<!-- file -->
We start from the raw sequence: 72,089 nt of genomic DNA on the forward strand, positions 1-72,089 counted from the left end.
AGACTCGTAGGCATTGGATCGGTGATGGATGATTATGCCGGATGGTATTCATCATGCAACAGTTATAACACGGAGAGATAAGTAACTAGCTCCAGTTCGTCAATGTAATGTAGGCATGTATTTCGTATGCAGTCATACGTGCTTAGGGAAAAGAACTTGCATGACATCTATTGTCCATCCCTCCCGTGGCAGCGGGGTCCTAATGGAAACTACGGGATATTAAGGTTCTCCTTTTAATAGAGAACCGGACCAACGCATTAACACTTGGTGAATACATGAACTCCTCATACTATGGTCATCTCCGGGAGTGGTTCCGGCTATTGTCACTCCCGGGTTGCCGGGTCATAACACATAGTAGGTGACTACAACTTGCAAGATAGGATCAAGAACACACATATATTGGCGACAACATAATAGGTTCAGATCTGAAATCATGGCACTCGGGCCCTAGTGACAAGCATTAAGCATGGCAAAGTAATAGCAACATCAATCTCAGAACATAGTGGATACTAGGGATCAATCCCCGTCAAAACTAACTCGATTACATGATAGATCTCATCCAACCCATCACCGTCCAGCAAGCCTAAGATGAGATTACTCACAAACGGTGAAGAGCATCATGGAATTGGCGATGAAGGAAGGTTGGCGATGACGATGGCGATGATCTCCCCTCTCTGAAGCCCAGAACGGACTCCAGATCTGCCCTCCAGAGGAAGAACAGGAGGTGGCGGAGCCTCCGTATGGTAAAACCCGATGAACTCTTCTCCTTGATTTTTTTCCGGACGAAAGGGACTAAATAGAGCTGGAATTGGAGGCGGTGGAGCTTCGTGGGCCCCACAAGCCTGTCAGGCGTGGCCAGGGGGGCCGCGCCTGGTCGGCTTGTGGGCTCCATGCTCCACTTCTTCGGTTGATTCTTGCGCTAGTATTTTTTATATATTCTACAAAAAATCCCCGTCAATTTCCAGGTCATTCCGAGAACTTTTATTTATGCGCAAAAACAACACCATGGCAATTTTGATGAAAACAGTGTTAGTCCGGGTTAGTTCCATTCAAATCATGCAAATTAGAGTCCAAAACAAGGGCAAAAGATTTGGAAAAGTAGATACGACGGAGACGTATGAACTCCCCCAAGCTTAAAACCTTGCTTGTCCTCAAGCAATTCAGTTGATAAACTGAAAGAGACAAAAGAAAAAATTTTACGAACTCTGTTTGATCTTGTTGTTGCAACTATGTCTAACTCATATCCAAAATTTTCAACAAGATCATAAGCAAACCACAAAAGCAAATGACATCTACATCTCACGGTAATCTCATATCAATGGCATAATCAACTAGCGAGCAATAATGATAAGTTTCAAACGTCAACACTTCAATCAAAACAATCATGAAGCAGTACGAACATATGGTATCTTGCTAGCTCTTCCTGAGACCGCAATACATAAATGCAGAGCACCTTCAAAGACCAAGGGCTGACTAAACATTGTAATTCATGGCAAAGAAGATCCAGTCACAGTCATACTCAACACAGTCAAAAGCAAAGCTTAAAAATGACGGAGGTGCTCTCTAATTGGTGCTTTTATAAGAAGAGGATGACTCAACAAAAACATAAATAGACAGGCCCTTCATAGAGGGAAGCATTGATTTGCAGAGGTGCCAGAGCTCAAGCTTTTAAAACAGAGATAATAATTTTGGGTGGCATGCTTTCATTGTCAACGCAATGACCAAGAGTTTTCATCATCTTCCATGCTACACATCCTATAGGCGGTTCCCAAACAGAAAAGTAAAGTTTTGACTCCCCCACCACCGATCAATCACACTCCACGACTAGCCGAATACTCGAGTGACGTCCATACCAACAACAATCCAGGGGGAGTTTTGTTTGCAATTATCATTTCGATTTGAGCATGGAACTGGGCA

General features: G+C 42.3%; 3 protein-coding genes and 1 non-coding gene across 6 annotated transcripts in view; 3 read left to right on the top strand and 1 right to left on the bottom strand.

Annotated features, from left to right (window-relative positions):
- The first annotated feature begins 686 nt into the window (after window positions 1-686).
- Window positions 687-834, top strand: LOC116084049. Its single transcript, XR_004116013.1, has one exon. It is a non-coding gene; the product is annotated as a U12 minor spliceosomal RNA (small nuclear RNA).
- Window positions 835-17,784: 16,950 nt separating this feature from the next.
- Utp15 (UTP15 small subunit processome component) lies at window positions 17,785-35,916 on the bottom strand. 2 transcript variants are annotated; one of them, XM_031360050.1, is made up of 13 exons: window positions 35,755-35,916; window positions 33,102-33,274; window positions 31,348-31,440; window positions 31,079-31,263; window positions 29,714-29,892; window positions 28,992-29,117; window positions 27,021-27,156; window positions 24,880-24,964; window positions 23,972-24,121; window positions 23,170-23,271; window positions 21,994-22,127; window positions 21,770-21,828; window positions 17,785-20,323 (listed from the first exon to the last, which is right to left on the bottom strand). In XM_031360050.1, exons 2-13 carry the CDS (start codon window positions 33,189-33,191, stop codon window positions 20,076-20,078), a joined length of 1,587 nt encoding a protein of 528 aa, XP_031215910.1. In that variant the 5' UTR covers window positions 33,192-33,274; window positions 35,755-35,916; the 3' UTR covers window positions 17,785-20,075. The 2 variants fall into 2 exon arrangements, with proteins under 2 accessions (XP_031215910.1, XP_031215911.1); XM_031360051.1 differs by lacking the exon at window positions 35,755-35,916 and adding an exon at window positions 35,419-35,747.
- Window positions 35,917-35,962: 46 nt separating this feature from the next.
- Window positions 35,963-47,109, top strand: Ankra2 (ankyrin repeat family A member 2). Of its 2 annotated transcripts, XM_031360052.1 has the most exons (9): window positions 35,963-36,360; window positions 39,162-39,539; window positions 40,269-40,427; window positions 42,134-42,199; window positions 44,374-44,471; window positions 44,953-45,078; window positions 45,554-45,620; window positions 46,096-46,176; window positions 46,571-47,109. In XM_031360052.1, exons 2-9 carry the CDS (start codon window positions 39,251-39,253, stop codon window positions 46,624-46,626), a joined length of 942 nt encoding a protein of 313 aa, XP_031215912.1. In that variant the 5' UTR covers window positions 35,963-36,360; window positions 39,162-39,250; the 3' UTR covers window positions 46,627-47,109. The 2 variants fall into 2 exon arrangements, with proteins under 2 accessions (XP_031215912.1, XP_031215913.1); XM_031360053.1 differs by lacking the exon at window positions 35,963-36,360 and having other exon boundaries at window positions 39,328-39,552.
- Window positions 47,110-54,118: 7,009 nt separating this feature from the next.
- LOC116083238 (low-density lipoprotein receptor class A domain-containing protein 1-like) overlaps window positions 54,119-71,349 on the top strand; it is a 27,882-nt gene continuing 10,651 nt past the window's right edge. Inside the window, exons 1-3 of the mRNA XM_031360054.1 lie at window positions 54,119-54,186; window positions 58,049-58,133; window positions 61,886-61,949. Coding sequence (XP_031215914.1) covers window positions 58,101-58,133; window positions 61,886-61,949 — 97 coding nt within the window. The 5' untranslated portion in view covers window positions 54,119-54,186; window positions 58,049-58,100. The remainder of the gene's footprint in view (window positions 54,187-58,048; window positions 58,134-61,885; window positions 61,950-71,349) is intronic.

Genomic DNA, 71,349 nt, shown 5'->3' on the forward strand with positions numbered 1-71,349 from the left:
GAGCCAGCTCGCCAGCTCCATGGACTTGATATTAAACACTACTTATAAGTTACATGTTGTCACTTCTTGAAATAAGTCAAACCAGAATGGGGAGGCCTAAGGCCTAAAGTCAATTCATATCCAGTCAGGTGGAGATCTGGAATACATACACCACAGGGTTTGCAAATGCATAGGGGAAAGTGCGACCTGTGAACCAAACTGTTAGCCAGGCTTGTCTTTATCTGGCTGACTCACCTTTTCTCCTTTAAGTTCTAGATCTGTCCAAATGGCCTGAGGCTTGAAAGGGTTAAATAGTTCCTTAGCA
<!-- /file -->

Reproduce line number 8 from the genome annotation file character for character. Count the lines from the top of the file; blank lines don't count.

- Utp15 (UTP15 small subunit processome component) lies at window positions 17,785-35,916 on the bottom strand. 2 transcript variants are annotated; one of them, XM_031360050.1, is made up of 13 exons: window positions 35,755-35,916; window positions 33,102-33,274; window positions 31,348-31,440; window positions 31,079-31,263; window positions 29,714-29,892; window positions 28,992-29,117; window positions 27,021-27,156; window positions 24,880-24,964; window positions 23,972-24,121; window positions 23,170-23,271; window positions 21,994-22,127; window positions 21,770-21,828; window positions 17,785-20,323 (listed from the first exon to the last, which is right to left on the bottom strand). In XM_031360050.1, exons 2-13 carry the CDS (start codon window positions 33,189-33,191, stop codon window positions 20,076-20,078), a joined length of 1,587 nt encoding a protein of 528 aa, XP_031215910.1. In that variant the 5' UTR covers window positions 33,192-33,274; window positions 35,755-35,916; the 3' UTR covers window positions 17,785-20,075. The 2 variants fall into 2 exon arrangements, with proteins under 2 accessions (XP_031215910.1, XP_031215911.1); XM_031360051.1 differs by lacking the exon at window positions 35,755-35,916 and adding an exon at window positions 35,419-35,747.